Travis Duncan
Public Information Supervisor
720-595-8294 / travis.duncan@state.co.us

Stakeholder Advisory Group submits final summary of recommendations for the Colorado Wolf Restoration and Management Plan at CPW Commission meeting

GATEWAY, Colo. - At the Nov. 17 Colorado Parks and Wildlife Commission meeting in Gateway, Keystone Policy Center presented the “Final Summary of Recommendations for the Colorado Wolf Restoration and Management Plan” from the Stakeholder Advisory Group (SAG).

Keystone highlighted the “cross-cutting themes” in the SAG’s final report:
  • Restoration of wolves with thriving ungulate populations, rural communities, and agricultural communities
  • Using science-based, adaptive and impact-based management at the local level
  • Leaving wolves wherever they are if they are not causing problems, minimizing conflict, and addressing issues on a case-by-case basis using a variety of management tools
  • Critical need for long-term funding as well as outreach and engagement 
Per the SAG’s charter, consensus recommendations from the SAG’s final report will receive priority consideration by CPW.  

In the SAG’s introduction to the final report, they wrote about their experience in consensus building:

The Colorado Wolf Restoration and Management Plan Stakeholder Advisory Group was convened to seek consensus among wolf advocates, ranchers, hunters, outfitters, and conservationists who were tasked to explore the social, economic, and scientific aspects of wolf reintroduction and management in an effort to benefit both wildlife and people.   

This charge may have seemed impossible in a world of often polarized opinions. Over the course of 15 months of relationship-building, difficult conversations, and information gathering, the SAG ultimately reached consensus on a wide range of important issues … Throughout, the SAG fostered civil discussion and understanding across differences, often resulting in strong convergence even on the most contentious issues.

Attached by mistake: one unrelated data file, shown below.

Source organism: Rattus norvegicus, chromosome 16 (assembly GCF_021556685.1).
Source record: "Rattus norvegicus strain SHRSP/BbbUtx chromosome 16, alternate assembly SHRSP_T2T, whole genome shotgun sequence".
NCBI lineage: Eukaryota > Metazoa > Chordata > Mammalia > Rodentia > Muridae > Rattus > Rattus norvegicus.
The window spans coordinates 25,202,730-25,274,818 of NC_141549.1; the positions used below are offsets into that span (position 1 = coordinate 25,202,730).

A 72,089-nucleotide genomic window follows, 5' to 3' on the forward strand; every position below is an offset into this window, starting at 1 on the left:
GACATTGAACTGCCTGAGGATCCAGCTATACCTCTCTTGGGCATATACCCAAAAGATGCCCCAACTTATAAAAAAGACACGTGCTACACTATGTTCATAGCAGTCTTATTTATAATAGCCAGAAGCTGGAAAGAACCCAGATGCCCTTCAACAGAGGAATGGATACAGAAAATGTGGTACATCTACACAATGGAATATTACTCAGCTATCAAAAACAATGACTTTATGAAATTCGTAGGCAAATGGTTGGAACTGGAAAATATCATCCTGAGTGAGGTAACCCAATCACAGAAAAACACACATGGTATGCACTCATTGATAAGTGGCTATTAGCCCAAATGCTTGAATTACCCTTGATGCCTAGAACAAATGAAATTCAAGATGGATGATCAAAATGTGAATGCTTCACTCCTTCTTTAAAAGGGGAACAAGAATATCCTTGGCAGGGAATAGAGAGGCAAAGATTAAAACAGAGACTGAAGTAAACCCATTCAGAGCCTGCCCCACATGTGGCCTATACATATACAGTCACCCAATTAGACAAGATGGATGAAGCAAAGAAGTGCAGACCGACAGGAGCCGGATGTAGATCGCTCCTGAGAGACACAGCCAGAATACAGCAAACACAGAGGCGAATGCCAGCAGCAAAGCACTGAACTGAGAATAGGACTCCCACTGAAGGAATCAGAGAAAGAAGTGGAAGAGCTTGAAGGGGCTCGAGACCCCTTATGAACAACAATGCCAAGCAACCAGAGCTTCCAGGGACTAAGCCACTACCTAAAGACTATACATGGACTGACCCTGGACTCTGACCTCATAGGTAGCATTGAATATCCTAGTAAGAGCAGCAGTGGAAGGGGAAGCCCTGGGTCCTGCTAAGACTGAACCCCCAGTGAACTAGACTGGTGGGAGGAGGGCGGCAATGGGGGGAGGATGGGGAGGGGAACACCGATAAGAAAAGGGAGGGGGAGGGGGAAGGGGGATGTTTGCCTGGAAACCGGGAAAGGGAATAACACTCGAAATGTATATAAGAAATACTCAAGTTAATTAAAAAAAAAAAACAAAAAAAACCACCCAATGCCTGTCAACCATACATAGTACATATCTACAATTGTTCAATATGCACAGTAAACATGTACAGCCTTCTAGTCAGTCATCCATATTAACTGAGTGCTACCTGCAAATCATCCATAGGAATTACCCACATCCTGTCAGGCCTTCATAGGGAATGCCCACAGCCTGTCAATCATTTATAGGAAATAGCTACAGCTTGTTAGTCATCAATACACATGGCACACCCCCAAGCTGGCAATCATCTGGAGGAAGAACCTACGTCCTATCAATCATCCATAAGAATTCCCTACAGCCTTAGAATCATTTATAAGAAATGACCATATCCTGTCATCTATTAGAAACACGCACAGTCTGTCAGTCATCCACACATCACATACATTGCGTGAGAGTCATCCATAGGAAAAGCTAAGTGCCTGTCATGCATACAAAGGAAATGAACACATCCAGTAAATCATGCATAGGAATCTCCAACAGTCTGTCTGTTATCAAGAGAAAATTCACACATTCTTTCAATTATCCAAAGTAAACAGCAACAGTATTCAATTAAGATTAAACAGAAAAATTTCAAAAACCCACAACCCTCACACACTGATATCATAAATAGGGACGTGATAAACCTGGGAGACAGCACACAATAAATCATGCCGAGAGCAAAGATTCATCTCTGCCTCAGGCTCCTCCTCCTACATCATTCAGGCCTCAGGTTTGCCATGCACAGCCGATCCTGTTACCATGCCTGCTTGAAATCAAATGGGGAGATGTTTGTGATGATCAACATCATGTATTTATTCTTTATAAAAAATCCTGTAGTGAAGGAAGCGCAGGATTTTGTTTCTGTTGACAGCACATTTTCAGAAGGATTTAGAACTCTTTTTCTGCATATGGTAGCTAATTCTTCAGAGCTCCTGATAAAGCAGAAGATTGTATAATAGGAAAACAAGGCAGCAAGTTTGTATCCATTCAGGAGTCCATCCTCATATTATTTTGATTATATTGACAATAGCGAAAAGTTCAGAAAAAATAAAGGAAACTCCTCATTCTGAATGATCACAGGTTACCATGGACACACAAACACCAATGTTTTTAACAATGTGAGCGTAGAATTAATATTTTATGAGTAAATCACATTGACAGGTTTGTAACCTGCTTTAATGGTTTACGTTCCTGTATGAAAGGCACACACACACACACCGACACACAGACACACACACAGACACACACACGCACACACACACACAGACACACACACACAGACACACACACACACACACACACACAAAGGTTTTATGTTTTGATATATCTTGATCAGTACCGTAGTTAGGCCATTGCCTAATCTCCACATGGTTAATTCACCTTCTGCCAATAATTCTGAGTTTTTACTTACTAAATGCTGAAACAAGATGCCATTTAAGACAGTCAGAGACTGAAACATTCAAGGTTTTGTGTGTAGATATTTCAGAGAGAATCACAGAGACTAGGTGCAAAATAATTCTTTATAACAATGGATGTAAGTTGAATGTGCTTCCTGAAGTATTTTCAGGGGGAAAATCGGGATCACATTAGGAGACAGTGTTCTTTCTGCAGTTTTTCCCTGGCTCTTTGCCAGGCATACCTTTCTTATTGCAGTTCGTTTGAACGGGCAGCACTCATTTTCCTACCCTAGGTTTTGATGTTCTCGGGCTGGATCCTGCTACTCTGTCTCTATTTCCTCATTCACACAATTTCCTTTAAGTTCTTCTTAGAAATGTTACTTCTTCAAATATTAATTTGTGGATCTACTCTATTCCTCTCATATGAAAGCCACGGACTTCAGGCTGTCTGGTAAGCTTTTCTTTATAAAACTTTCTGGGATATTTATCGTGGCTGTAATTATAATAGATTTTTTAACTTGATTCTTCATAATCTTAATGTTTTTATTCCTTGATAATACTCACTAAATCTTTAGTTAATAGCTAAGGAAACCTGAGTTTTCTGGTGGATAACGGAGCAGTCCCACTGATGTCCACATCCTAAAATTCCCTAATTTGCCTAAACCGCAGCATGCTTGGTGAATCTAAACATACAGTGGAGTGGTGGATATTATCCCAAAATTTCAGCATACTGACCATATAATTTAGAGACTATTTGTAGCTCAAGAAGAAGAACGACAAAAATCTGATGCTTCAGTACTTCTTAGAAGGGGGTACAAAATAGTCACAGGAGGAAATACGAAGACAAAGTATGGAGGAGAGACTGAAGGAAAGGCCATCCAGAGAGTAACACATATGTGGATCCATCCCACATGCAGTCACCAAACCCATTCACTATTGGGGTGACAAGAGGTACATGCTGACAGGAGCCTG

The SAG’s final report covers such topics including: 
  • Preventative, Nonlethal Wolf-Livestock Conflict Minimization
  • Comments to the Parks and Wildlife Commission on Proposed Wolf Hazing Regulation
  • Livestock Compensation 
  • Impact-Based Management 
  • Ungulate Management 
  • Statement on Regulated Public Hunting of Wolves 
  • Education and Outreach 
  • Funding Recommendations 
From June 2021 - August 2022, SAG members met monthly (15 times) to fulfill their charter to offer “a broad range of perspectives and experience to inform the social implications of wolf restoration and management strategies for the Colorado Wolf Restoration and Management Plan.”

Similarly, the CPW-appointed Technical Working Group (TWG) has also wrapped up its own 15-month long process that culminated in a final report that will inform staff as they prepare to present the draft Colorado Wolf Restoration and Management Plan to the CPW Commission in December. The TWG's report is available online and provides recommendations on topics such as:
  • Restoration logistics
  • Livestock compensation
  • State recovery metrics and delisting and down-listing thresholds
  • Wolf management
CPW staff will use both the TWG and the SAG recommendations to present a plan to the CPW Commission in December 2022. For meeting summaries from these advisory groups, visit wolfengagementco.org/advisory-groups.

CPW Assistant Director of Aquatic, Terrestrial, and Natural Resources Reid DeWalt thanked the advisory groups for their work during his update on CPW’s planning efforts.